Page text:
It is pointless to argue whether hardware or software is more important to the operation of a computer. Both are essential. Without one or the other, computers would not function properly. Well, just like computers, humans also need hardware and phenomenological software in order to function properly. However, the difference between humans and computers is that human components–social, psychological, and biological–are billions of times more sophisticated than the inanimate technologies that operate computers. As a result, the human “operational experience” represents an extraordinary transformation, and elevation of otherwise inanimate–or “non-adaptive” (Gell-Mann, 1994, p. 9)–matter: the “emergent complexity” (Ibid.) of human cognition incorporates a marvelous capacity to aspire toward the sublime.

I think, therefore I am…

Paragons deserve to be celebrated, criminals deserve to be punished, and determinists need to get a clue.



Dowling, John E. The Great Brain Debate: Nature or Nurture? Princeton, N.J.: Princeton University Press, 2011.

Feynman, Richard P. The Character of Physical Law. Cambridge: M.I.T., 1965.

Gell-Mann, Murray. The Quark and the Jaguar: Adventures in the Simple and the Complex. New York: W.H. Freeman, 1994.

Harris, Sam, 2012. Free Will. New York: Free Press.

Kaplan, Gisela T., and Lesley J. Rogers. Gene Worship: Moving beyond the Nature/nurture Debate over Genes, Brain, and Gender. New York: Other, 2003.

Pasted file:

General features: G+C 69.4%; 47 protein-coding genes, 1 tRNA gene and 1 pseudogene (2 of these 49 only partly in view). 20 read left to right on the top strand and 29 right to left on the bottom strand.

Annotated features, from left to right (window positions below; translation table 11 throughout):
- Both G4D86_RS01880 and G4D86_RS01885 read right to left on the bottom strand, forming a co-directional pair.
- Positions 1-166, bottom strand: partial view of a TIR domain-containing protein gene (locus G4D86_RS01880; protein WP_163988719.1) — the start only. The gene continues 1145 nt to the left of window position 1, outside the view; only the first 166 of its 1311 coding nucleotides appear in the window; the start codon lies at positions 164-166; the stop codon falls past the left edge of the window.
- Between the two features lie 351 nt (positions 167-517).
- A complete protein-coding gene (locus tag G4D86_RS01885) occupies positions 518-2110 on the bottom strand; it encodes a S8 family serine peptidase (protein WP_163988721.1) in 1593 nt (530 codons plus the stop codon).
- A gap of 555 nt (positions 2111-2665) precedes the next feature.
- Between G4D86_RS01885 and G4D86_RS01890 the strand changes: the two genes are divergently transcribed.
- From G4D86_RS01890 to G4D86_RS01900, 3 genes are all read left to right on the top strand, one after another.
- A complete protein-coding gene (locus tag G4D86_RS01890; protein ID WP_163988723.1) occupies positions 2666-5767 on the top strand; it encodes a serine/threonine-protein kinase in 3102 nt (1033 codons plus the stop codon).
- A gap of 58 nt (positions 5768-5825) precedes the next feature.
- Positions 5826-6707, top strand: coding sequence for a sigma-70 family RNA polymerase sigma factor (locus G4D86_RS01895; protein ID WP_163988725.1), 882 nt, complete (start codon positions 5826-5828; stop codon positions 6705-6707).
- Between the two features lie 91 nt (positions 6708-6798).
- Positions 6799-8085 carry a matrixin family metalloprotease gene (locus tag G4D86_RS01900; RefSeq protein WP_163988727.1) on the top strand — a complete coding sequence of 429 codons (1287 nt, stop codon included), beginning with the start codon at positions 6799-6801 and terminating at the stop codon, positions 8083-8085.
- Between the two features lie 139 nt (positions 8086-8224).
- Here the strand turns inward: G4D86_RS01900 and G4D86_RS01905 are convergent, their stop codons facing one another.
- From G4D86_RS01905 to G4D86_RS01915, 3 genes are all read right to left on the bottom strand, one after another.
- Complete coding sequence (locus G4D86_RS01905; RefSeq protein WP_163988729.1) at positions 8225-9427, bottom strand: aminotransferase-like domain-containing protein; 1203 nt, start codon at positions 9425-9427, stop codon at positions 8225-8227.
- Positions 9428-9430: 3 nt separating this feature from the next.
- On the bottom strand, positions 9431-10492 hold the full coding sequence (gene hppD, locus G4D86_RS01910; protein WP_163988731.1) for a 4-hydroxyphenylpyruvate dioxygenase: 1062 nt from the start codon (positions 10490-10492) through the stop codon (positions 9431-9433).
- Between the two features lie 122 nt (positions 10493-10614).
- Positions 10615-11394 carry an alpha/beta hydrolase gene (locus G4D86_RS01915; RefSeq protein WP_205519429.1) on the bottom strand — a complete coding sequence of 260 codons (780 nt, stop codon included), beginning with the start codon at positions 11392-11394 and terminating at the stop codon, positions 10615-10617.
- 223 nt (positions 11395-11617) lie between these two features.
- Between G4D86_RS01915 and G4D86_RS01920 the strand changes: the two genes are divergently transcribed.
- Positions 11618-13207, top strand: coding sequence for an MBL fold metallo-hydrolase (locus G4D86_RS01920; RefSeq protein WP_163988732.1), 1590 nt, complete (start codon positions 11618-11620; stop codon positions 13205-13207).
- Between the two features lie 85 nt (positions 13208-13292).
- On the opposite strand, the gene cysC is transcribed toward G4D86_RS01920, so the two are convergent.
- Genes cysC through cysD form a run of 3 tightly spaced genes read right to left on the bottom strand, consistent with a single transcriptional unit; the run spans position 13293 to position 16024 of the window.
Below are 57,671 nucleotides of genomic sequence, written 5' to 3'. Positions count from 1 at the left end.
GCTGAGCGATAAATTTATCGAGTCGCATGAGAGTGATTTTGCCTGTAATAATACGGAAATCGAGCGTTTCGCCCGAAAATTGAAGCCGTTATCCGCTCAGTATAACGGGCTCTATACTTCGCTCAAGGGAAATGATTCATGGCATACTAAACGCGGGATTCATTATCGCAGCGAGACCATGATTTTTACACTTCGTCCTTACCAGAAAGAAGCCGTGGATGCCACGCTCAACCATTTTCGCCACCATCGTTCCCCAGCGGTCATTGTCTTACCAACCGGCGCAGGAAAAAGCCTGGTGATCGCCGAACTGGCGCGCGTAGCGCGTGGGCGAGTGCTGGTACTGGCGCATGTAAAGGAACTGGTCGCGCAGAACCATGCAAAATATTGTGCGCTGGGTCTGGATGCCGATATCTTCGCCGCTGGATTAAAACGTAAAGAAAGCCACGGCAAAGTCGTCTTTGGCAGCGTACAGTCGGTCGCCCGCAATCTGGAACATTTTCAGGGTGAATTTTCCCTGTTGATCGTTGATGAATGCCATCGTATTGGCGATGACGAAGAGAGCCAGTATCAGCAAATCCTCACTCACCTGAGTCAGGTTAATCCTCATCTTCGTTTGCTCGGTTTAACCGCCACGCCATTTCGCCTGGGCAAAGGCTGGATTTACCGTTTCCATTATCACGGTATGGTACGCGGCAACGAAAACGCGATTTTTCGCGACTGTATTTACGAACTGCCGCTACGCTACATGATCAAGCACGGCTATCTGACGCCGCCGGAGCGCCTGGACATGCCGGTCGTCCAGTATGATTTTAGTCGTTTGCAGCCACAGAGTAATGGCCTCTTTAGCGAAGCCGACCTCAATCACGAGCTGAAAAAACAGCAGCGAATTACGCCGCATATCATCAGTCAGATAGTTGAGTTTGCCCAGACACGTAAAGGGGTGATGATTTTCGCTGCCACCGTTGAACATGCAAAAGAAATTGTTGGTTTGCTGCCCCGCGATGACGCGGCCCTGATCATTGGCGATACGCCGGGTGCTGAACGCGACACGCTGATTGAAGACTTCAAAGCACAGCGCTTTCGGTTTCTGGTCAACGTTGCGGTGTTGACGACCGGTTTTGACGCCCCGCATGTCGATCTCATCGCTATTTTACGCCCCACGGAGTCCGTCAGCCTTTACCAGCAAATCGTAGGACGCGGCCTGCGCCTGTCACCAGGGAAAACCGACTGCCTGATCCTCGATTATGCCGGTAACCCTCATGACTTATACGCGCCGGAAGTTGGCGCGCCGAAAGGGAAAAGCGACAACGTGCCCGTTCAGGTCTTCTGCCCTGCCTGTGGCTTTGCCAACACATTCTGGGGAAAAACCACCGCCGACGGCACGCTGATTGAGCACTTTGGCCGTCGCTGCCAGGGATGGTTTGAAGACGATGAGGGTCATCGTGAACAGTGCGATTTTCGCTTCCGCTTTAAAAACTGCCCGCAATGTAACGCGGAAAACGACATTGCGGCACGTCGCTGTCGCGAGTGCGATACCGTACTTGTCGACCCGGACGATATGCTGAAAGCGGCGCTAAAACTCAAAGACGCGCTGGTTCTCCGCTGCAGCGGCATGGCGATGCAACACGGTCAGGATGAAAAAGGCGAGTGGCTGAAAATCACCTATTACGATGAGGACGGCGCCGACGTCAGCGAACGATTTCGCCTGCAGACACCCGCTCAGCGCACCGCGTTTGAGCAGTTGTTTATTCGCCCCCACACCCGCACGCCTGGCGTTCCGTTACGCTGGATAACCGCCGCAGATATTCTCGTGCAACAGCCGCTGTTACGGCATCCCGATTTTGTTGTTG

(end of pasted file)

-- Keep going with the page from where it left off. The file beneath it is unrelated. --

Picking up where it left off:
McGettigan, Timothy, Evolution at the Speed of Thought: A New Chapter in the History of Evolution. Los Angeles, CA.: WheelMan Press, 2013.

Popper, Karl. The Logic of Scientific Discovery. New York: Basic Books, 1959.


About Timothy McGettigan


  1. “both men are 100% responsible for their crimes”. Surely this veers on the opposite side of the determinism argument: that of pure voluntarism. Though you rightly make the point that “more nuanced thinkers have asserted for a long time, the elusive solution to the nature-nurture debate lies somewhere in the middle rather than at the rhetorical extremes” the same error is committed here with regard to the agency determinism debate. I believe taking either extreme is a dangerous position. The likely reality is that the unconscious has played a part and that social conditions are partially responsible. Don’t get me wrong; I sympathise with the victims and recognise that Hayes and Komisarjevsky also share responsibility – and should be punished to the full extent of the law but to claim that anyone is wholly responsible for their actions is sociologically disingenuous.

  2. From my reading of Free Will (Harris, 2012), I have to say that I failed to see the “exclusively nature” perspective?

    The main argument made by Harris is clearly both nature and nurture. “Komisarjevsky was repeatedly raped as a child” (p. 3). Clearly this is nurture.